Tonight marks the 50th anniversary of the evening that Buddy Holly, Ritchie Valens and The Big Bopper were all killed in a tragic plane crash over Iowa. Shortly after 1 a.m. on February 3, 1959 the three-passenger Beechcraft Bonanza plane they were traveling in crashed about five miles northwest of the Mason City Municipal Airport near Clear Lake, Iowa. The pilot was killed along with Holly, 22; Valens, 17; and J.P. “The Big Bopper” Richardson, 28.
The tragedy has been emblazoned in music history in Don McLean’s “American Pie” in the verse, “the day the music died.” We have no way to know how rock and roll would have continued to be shaped by the trio had they survived—but we can be certain music was changed forever by their loss. For 50 years, the crash has marked the end of an era—the roots of innovation and anarchy in American rock and roll.
Holly, Valens and Richardson’s last show was the Winter Dance Party, a tour that had started in Milwaukee, and was set to travel to small towns in Minnesota and Iowa. The promoter decided to continue with the show, despite the deaths. The trio was replaced by local bands, which incidentally led to stardom for other acts. Bobby Vee, one of the replacement acts was an unknown musician from Fargo. At the time, he was only 15-years-old, but went on to create hits like 1961’s “Take Good Care of My Baby” and 1967’s “Come Back When You Grow Up.”
The deaths of the musicians was not a major national news story at the time. News of their deaths was buried in papers—the New York Times placed the story on page 66. Rock and roll was not well-respected at the time. It was a threat to the status quo, and the musicians were virtual unknowns to the older generation. Even in Holly’s hometown of Lubbock, Texas, it’s said the people were embarrassed by him.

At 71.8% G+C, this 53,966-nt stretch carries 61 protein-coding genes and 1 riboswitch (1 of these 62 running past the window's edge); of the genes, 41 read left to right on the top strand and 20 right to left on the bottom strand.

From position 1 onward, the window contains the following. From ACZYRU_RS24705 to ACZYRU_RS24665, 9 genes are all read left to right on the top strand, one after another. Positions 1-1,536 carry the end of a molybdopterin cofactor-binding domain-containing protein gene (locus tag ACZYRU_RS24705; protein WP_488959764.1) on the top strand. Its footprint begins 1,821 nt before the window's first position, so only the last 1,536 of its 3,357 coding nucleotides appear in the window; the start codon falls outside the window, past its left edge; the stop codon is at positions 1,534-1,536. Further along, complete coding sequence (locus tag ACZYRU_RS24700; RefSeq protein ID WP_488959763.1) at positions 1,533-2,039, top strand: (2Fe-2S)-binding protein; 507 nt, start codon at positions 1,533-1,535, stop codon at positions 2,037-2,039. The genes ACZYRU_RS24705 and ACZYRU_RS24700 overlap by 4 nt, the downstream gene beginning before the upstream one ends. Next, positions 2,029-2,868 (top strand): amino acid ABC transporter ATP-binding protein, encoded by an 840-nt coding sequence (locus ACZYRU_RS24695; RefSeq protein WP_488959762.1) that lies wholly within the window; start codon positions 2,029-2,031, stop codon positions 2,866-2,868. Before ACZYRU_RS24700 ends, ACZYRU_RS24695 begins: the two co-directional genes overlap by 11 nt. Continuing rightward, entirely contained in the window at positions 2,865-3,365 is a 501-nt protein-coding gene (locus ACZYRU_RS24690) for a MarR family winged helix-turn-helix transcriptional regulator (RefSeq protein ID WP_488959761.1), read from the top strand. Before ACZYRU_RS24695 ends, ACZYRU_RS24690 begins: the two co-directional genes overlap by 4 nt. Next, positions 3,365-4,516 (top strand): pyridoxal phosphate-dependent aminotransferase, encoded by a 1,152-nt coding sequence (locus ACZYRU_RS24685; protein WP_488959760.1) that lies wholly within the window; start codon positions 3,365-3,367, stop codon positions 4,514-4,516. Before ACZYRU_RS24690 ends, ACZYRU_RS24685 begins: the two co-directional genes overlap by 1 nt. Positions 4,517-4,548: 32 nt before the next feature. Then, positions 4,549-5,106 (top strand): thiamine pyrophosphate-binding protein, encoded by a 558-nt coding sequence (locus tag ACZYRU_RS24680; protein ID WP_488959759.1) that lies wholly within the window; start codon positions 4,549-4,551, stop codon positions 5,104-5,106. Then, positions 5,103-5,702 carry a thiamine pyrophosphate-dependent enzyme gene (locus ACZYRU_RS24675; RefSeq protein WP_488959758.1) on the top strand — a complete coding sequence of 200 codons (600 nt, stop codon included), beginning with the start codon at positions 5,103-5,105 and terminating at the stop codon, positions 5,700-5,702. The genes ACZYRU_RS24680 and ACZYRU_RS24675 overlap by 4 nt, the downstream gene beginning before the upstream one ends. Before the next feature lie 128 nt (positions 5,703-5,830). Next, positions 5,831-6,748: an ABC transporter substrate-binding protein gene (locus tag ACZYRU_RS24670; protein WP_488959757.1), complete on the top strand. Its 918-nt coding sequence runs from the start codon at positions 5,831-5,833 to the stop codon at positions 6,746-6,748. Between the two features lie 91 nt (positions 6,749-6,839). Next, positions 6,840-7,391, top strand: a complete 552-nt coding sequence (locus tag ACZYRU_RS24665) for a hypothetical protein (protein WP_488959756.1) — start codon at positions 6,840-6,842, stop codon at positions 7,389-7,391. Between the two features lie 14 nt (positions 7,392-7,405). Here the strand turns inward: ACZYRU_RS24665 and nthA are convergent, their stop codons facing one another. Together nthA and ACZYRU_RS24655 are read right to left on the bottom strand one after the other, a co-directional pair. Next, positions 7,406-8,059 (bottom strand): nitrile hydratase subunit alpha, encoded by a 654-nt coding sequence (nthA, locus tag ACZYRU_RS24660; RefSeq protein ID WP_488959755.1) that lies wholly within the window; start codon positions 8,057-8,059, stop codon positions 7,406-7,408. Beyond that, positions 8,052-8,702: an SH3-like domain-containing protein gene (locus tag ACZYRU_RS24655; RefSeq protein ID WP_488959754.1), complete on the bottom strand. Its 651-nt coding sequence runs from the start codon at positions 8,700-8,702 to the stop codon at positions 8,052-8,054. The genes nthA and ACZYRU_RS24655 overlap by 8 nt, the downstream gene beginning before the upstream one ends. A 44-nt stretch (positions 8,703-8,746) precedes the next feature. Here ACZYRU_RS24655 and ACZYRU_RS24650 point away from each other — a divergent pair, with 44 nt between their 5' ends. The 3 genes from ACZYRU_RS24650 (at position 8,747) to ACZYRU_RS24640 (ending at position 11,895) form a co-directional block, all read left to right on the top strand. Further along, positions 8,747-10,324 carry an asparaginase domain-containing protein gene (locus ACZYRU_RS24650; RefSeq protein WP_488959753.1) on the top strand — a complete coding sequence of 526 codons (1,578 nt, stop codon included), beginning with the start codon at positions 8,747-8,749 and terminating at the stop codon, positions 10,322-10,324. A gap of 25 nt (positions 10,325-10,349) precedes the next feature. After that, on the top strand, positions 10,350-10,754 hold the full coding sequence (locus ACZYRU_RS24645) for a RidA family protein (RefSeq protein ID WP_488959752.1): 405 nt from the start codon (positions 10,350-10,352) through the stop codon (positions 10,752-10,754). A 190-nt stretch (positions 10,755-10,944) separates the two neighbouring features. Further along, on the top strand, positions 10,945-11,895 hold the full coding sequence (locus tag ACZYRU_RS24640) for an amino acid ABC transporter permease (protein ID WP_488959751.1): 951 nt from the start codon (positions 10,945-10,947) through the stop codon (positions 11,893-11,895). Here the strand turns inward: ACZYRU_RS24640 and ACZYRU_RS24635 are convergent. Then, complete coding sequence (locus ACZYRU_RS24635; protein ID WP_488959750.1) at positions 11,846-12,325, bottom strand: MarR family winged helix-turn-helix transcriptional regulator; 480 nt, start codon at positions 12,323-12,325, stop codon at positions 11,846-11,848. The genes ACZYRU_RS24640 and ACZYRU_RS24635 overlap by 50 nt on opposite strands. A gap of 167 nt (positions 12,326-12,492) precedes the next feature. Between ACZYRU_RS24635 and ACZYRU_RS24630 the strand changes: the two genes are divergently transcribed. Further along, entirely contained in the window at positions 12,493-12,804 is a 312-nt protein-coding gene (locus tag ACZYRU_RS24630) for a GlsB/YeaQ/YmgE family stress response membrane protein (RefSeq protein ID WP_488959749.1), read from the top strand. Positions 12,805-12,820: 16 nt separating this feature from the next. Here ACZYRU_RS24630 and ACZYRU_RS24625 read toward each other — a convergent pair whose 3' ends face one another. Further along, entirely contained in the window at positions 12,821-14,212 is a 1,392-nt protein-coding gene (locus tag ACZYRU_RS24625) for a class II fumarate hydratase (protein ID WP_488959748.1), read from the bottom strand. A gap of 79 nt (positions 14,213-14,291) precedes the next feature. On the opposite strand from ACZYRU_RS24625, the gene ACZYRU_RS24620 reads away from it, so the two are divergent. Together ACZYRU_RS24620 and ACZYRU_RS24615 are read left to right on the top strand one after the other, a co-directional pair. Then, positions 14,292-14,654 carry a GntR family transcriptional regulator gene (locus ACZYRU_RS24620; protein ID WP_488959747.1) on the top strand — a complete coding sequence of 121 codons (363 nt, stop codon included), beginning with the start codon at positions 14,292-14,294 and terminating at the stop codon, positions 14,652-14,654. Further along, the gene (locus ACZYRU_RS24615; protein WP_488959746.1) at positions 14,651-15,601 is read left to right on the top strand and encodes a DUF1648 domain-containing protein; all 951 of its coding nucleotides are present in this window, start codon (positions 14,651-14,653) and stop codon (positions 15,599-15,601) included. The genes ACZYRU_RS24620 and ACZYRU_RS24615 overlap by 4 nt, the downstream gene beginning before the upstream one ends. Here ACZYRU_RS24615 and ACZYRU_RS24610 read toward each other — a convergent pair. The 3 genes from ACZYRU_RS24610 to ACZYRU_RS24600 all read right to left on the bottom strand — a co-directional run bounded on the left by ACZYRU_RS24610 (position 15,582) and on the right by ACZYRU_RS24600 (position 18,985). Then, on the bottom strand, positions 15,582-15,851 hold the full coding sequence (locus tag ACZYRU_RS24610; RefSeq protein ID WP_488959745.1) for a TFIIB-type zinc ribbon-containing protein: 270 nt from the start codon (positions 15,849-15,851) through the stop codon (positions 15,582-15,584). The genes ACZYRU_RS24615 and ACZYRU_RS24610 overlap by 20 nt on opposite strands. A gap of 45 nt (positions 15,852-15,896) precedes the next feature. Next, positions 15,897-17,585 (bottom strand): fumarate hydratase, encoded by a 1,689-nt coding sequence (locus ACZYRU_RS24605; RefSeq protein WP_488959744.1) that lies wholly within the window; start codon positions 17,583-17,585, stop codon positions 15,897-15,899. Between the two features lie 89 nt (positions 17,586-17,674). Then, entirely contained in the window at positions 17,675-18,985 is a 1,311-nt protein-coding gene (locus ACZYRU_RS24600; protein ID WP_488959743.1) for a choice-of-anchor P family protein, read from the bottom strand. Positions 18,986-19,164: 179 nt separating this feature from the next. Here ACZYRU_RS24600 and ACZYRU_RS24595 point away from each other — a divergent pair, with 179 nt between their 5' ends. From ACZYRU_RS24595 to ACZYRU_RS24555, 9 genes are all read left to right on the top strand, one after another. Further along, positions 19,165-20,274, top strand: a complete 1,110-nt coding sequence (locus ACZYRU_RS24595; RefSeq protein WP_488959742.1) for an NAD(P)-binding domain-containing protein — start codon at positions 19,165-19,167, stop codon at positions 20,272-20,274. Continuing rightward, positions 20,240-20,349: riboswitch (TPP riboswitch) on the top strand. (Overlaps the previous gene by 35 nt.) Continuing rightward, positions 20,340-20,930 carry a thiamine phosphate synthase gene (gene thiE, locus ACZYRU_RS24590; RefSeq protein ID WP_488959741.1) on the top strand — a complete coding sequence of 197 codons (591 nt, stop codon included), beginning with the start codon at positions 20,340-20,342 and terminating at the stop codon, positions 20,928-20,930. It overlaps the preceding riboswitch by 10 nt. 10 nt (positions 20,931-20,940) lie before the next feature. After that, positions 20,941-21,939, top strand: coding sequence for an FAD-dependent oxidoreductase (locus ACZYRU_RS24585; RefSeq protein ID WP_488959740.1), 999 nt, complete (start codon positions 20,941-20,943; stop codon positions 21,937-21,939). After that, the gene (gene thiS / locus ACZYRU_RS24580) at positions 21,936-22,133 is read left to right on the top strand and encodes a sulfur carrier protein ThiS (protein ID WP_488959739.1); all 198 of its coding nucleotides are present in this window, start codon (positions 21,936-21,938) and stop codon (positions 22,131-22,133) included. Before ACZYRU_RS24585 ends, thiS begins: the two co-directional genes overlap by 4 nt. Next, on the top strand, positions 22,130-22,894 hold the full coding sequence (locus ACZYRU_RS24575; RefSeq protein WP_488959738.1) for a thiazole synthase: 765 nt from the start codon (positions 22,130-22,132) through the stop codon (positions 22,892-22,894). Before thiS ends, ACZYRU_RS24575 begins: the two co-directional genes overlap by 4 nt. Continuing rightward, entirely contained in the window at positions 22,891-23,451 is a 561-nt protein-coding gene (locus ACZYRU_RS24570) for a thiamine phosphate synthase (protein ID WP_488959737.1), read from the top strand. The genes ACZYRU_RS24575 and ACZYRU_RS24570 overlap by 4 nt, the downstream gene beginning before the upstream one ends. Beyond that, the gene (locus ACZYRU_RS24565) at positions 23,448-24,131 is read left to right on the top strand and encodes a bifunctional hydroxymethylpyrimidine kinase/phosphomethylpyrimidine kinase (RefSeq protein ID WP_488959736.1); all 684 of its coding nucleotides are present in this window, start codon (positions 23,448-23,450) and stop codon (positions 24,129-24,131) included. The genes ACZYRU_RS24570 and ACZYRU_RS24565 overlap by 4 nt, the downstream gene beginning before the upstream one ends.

Of course, the music didn’t really die when the plane crashed in Iowa that February night. It’s impossible to say what the trio would have went on to accomplish or exactly what more of an influence they would have had on American music. Valens was already highly regarded for his role in the movie “La Bamba”. He career was still in its infancy, so we can only assume he would have produced more hits. Richardson had great instincts as an entrepreneur, and Holly, with his songwriting and arranging abilities, had plans to complete albums with Ray Charles and Mahalia Jackson.
If you’ve got a few minutes in the next day or two, take a moment to listen to Holly’s “Peggy Sue”, Valens’ “La Bamba”, or Richardson’s “Chantilly Lace.” Remember what was; and imagine what could have been.